In our first joint Bishops’ letter we shared the challenge, gift and commitment that we have each made to this new season of episcopal partnership. For us, this is one of the ways that we personally are moving from the “it’s not about me” to the “it’s about we”. Last month at our Ministry Leaders’ Family Camp we got to live out our family principle.
Therefore everyone who hears these words of mine and puts them into practice is like a wise man who built his house on the rock. The rain came down, the streams rose, and the winds blew and beat against that house; yet it did not fall, because it had its foundation on the rock. But everyone who hears these words of mine and does not put them into practice is like a foolish man who built his house on sand. The rain came down, the streams rose, and the winds blew and beat against that house, and it fell with a great crash. (Matthew 7: 24-27, NIV)
If, when the rains come (as they absolutely did that weekend!), we are seeking to live in partnership, we will know that we have built a strong foundation for God’s church. We celebrate that together we are raising a new generation of children and young people who know they deeply belong to a big family of faith.
This last month has been a very busy one for both of us, each experiencing the power of our people partnering together to be agents of transformation in our world. I (Justin) have been on hikoi with youth workers, hearing afresh the faith stories of our Diocese and beyond at Hiruharama, Parihaka and Turangi. Bishop Ellie has been involved with the Tip of the Iceberg conference, exploring issues around people trafficking and labour exploitation; a conference wonderfully organised by Chris Frazer and supported by the American Embassy and the Ministry of Business, Innovation and Employment.
Together at the Cathedral we hosted the election forum on housing injustice (thanks to Kate Day for her amazing organisation); challenging our parliamentarians to work together with the resources and power that they have at their disposal to the same extent that we know our people are committing themselves.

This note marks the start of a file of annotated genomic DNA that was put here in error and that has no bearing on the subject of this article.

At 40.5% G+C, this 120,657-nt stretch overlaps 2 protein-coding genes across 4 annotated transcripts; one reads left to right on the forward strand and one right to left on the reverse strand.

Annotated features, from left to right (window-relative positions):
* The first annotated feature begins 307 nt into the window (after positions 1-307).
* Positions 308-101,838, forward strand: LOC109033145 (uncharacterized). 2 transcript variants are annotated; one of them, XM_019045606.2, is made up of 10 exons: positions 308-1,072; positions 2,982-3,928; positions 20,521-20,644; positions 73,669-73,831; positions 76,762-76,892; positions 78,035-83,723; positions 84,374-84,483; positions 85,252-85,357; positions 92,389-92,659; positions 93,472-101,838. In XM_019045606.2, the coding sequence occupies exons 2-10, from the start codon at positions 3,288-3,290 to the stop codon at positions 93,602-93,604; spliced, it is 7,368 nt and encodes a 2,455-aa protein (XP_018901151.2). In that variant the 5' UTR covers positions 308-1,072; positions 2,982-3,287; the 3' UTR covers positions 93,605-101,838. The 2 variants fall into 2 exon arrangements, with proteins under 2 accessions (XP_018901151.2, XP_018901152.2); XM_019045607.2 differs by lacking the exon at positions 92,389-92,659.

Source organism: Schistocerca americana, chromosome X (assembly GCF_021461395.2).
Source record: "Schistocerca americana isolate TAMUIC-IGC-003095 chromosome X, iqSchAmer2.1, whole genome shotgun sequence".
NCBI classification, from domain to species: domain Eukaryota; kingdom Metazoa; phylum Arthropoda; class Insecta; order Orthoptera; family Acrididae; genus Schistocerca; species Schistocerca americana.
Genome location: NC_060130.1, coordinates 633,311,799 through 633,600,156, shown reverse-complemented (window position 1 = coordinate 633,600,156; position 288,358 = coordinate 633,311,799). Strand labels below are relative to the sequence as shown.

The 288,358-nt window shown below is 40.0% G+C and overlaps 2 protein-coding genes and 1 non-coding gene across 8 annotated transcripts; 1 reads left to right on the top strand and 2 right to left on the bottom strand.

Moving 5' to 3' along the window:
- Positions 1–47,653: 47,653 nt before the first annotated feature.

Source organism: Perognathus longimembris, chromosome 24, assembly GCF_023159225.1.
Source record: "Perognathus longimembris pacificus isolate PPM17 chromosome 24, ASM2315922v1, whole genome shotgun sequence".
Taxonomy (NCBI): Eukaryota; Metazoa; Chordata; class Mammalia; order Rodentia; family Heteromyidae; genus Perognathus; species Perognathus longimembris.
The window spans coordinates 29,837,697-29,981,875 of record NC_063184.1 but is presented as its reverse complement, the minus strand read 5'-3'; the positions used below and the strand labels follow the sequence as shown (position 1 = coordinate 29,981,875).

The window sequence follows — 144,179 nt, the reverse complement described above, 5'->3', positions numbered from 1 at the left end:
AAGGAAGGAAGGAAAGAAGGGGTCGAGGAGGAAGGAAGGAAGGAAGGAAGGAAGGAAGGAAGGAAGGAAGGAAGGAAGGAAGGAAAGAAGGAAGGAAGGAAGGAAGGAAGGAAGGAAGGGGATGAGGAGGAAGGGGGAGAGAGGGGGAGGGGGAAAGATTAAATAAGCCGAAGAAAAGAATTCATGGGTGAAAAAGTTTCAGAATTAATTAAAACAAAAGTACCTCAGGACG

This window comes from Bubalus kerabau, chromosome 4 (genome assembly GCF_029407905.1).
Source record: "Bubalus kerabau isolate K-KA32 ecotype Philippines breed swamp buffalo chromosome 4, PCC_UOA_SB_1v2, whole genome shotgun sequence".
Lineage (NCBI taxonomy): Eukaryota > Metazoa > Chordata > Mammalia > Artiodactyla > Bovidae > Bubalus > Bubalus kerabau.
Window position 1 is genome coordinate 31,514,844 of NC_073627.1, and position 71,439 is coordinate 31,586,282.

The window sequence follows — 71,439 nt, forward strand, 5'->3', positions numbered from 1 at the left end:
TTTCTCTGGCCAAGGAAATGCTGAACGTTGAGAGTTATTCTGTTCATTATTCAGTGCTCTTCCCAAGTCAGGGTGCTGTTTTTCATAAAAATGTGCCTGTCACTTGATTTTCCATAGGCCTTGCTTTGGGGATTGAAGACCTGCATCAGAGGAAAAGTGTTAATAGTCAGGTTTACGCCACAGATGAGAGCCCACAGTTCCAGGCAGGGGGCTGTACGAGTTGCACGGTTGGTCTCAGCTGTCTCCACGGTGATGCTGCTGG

We have been struck across all of these recent events by the nature of innovative and deliberate collaboration. It is sometimes hard to navigate across cultures and both manuhiri and hosts of these events have done an amazing job of acknowledging their differences and continuing to build friendships.
At the Iceberg conference, an incredible range of individuals were present as both speakers and participants: including government policy makers, international subject experts, ambassadorial staff, corporate representation, primary industry officials, and ‘on the ground’ advocates and changemakers who work daily with those affected by exploitation. All of these groups came to the issue of labour exploitation with very different viewpoints, but across the two days the common goal came to find ways to collaborate with intentionality – knowing that it will not be easy, but being willing to listen, to accommodate and to keep having conversations with each other.
What a brilliant model for our diocese and a Christ-centred model for our church – knowing that our relationship with God and our approach to faith is ultimately not about ‘me’ – but rather about ‘us’, and together, us looking out for the ‘other’. Again, we see in embodiment ‘we are family, we are disciples, we care for the last, the lost and the least’.
One final thought, in relation to some of our recent media coverage of diocesan events – isn’t it interesting that it’s thought newsworthy that introducing someone to Jesus can transform a person’s or social group’s life. After hundreds and hundreds of years, people are surprised by this being the Church’s core business; that the Church is a place of transformed lives. That reality is surely cause for sober reflection.
As we head towards our Diocesan Synod next month, may we keep this in mind as we seek God’s will for the next year of our journey together.